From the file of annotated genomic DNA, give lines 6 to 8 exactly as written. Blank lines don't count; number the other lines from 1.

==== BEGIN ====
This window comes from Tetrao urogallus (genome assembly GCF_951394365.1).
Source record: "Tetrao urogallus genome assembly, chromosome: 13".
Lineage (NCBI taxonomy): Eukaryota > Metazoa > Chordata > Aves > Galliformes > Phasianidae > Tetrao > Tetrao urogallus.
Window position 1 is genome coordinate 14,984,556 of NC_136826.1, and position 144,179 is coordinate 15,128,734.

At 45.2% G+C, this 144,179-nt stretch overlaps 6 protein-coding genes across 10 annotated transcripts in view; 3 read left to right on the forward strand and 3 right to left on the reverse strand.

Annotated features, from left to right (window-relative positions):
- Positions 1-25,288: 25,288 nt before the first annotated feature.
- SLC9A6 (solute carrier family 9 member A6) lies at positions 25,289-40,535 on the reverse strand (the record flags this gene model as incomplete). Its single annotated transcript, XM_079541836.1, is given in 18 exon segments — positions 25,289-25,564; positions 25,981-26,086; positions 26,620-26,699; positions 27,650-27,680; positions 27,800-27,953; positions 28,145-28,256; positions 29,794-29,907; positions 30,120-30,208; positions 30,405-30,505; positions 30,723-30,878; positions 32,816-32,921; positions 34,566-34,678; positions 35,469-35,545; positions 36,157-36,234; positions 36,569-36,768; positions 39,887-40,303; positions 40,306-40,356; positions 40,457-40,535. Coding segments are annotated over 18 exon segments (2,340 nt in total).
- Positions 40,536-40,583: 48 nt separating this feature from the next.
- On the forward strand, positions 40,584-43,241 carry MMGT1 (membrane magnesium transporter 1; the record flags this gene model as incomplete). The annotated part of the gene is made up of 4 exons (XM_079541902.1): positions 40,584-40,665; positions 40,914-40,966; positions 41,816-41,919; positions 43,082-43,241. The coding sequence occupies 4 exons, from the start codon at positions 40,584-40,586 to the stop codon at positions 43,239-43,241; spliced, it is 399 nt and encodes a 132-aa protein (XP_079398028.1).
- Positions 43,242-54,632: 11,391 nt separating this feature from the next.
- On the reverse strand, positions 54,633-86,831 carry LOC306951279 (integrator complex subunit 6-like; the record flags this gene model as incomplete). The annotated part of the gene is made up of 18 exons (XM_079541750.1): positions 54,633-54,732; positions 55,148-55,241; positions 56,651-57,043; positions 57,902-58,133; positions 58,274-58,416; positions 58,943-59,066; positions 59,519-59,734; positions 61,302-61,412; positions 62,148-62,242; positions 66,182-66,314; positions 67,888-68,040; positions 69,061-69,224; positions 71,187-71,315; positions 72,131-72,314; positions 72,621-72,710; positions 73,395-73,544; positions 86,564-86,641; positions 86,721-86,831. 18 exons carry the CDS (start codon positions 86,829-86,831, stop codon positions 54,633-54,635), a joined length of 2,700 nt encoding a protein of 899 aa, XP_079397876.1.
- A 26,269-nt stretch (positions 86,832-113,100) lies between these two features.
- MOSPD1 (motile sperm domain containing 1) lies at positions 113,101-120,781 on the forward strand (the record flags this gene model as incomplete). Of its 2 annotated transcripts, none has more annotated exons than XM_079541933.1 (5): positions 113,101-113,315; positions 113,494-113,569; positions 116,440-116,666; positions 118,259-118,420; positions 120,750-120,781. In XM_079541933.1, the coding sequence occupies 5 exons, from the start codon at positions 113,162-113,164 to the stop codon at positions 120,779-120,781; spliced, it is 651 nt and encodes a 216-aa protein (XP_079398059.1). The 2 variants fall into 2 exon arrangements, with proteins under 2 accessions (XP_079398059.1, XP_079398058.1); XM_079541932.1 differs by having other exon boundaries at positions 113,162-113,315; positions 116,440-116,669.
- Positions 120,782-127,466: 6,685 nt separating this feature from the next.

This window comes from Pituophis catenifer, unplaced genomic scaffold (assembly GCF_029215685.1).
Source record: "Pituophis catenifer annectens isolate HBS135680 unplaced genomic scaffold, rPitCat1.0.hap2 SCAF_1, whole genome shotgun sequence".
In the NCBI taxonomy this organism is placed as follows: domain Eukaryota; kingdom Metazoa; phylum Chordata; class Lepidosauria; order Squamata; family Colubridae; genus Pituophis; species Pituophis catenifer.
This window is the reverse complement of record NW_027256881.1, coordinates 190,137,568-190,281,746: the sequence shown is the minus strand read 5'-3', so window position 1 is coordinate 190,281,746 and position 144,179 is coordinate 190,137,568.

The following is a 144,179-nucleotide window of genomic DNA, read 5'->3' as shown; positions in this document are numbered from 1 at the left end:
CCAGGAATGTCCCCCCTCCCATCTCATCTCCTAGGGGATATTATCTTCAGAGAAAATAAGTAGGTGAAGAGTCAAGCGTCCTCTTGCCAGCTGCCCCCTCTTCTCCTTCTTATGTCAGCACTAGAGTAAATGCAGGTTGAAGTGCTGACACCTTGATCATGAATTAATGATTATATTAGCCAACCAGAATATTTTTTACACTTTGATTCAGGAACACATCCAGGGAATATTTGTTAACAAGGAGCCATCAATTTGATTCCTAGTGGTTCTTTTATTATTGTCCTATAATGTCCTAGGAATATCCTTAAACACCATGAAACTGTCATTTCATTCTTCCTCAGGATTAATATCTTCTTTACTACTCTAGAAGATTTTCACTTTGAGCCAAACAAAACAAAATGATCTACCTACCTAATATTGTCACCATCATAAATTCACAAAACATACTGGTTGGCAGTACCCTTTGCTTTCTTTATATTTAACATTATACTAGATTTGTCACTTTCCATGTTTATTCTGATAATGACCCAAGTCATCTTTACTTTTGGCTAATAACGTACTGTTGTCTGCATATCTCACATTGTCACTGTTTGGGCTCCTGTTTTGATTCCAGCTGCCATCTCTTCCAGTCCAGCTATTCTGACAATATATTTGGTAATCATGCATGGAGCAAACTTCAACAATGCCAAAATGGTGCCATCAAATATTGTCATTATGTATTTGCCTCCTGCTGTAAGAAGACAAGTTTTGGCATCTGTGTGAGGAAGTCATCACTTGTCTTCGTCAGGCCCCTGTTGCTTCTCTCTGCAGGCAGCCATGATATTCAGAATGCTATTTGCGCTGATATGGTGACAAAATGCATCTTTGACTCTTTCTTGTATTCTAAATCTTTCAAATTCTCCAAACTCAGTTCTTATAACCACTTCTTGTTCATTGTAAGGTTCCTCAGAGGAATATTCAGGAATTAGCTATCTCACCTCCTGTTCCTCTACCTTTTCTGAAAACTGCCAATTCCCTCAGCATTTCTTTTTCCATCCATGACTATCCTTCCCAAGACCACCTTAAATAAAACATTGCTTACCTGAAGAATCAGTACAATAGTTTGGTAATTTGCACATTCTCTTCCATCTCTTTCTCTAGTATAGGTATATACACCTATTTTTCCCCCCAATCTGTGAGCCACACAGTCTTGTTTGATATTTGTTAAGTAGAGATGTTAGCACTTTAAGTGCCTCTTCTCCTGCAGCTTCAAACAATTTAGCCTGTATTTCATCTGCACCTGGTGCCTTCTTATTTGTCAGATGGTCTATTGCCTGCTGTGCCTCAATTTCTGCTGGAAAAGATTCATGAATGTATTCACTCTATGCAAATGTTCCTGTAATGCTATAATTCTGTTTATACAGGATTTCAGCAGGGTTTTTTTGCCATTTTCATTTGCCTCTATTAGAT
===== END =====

Annotated features, from left to right (window-relative positions):
- Positions 1-25,288: 25,288 nt before the first annotated feature.
- SLC9A6 (solute carrier family 9 member A6) lies at positions 25,289-40,535 on the reverse strand (the record flags this gene model as incomplete). Its single annotated transcript, XM_079541836.1, is given in 18 exon segments — positions 25,289-25,564; positions 25,981-26,086; positions 26,620-26,699; positions 27,650-27,680; positions 27,800-27,953; positions 28,145-28,256; positions 29,794-29,907; positions 30,120-30,208; positions 30,405-30,505; positions 30,723-30,878; positions 32,816-32,921; positions 34,566-34,678; positions 35,469-35,545; positions 36,157-36,234; positions 36,569-36,768; positions 39,887-40,303; positions 40,306-40,356; positions 40,457-40,535. Coding segments are annotated over 18 exon segments (2,340 nt in total).